Paralympic cultural events celebrate all abilities
The Games aren’t over yet. The 2018 Winter Paralympic Games kicks off Friday in Pyeongchang County, Gangwon, and so do the abundant cultural events being staged in tandem with the international sporting event. Although the number of offerings are fewer than what was available during the Olympics, some new events have been added, including a contemporary dance performance by dancers with impairments as well as shows featuring artists who have a range of abilities.
To signal the start of the Paralympics, a fireworks show titled “Fire Fantasy” will light up the Olympic venue every night from Friday until March 18. At the Festival Park in both Pyeongchang and Gangneung, there will also be a large-scale video projection titled “70MK - Just Simply Korea,” which shows interviews with visitors and participants of the recently-wrapped Olympic Games. According to the Ministry of Culture, Sports and Tourism, the title “70MK” refers to 70 million North and South Koreans, hoping to show that “the Olympic Games as well as the Paralympics are events organized with one heart.”
Upon arriving at Gangneung Station on Saturday, visitors may be welcomed by the beautiful sounds of harps and flutes. To celebrate the 23rd Winter Olympic Games and the 12th Winter Paralympics in Pyeongchang, 23 harpists and 12 flutists will hold three concerts - at 3, 4 and 5 p.m. - on Saturday.
There’s also an array of performances being held at the Gangneung Arts Center during the event as well.
“Dream Concert: The Healing,” which is a show featuring K-pop artists, dancers and magicians will be staged at 7:30 p.m. on March 17. The “Heart to Heart” concert, which will be held on March 13 at 7:30 p.m., also features musicians with impairments. The Heart to Heart ensemble is composed of young students with intellectual impairments and has been one of the most active ensembles of impaired musicians in Korea since 2006.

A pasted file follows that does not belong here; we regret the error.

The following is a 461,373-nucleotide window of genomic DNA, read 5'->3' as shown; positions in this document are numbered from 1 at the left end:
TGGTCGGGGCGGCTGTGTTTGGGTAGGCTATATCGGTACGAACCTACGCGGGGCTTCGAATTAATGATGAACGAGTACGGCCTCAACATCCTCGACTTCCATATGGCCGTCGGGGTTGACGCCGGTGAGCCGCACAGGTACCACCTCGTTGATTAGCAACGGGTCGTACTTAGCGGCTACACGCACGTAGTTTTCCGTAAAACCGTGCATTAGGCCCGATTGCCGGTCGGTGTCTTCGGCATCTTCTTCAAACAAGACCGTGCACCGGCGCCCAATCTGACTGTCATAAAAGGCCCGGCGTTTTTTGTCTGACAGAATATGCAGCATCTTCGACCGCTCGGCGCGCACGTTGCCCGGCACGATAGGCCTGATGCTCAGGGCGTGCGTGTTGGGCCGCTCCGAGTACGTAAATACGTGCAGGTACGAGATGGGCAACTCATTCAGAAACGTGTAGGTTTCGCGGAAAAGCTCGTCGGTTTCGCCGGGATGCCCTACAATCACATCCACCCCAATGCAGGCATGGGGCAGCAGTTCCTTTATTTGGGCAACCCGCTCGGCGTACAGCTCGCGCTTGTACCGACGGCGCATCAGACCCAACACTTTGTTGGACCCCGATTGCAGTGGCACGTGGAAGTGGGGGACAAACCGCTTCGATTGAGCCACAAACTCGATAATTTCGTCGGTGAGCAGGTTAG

All performances are provided for free upon making a reservation at the official website of the Gangneung Arts Center (www.gn.go.kr/artscenter/index.do).
Meanwhile in Seoul, collaborative dance performances by Korean and overseas dancers, bringing together those with and without impairments, are being staged.
“TWO Be To One,” a series of dance performances taking place in Seoul and Chuncheon in Gangwon, began on March 3 at the Mary Hall at Sogang University, western Seoul. According to organizers, this joint project began in 2017 by CANE: Contemporary Art Natural & Extension Movement, a dance troupe composed of dancers with impairments. For the Paralympics, the dance troupe collaborated with a Swiss dancer, choreographer and videographer Alessandro Schiattarella, as well as students with intellectual impairments at Korea’s Kkumnamu Alternative School.
The performance moves to the SAC Art Hall in Gangnam on Wednesday. After one more performance tonight at 8 p.m., the dancers will go to Ilsong Art Hall inside Hallym University in Chuncheon for two more performances on Saturday and Sunday at 3 p.m. All performances are free.
Organized by the British Council, a festival highlighting artists with impairments will also begin on Friday at the Arko Arts Theatre in central Seoul. “Festival of Arts and Disability: Beautiful Differences,” according to the British Council, is the closing event of the year-long U.K./Korea 2017-18 Creative Future project of cultural exchanges.
There will be four programs, including the world premieres of “Good Morning Everybody,” co-produced by Candoco Dance Company and Korea’s renowned contemporary dancer and choreographer Eun-Me Ahn; “Zero: Restriction Body and Time” by Marc Brew and Kim Bo-ra; “11 Million Reasons to Dance”; and finally “Sync Korea.”
“11 Million Reasons to Dance” is a piece conceptualized by People Dancing in 2014 to “positively profile deaf and disabled people in dance activity in the U.K.,” according to the British Council, while “Sync Korea,” the Korean version of “Sync,” which was developed by two impaired artists from the U.K., Sarah Pickthall and Jo Verrent. The two dancers worked with impaired Korean artists and producers to come up with the piece. For more information about the festival, visit www.britishcouncil.kr/en.
BY YIM SEUNG-HYE [firstname.lastname@example.org]